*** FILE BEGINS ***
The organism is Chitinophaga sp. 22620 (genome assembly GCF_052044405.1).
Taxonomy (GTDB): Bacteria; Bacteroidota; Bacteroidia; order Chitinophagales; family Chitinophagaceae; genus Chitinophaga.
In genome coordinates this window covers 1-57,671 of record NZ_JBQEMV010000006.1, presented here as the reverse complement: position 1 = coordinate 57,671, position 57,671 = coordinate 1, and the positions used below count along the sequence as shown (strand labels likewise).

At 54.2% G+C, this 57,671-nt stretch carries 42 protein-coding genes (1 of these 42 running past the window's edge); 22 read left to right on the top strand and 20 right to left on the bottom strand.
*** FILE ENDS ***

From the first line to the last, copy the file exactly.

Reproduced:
The organism is Chitinophaga sp. 22620 (genome assembly GCF_052044405.1).
Taxonomy (GTDB): Bacteria; Bacteroidota; Bacteroidia; order Chitinophagales; family Chitinophagaceae; genus Chitinophaga.
In genome coordinates this window covers 1-57,671 of record NZ_JBQEMV010000006.1, presented here as the reverse complement: position 1 = coordinate 57,671, position 57,671 = coordinate 1, and the positions used below count along the sequence as shown (strand labels likewise).

At 54.2% G+C, this 57,671-nt stretch carries 42 protein-coding genes (1 of these 42 running past the window's edge); 22 read left to right on the top strand and 20 right to left on the bottom strand.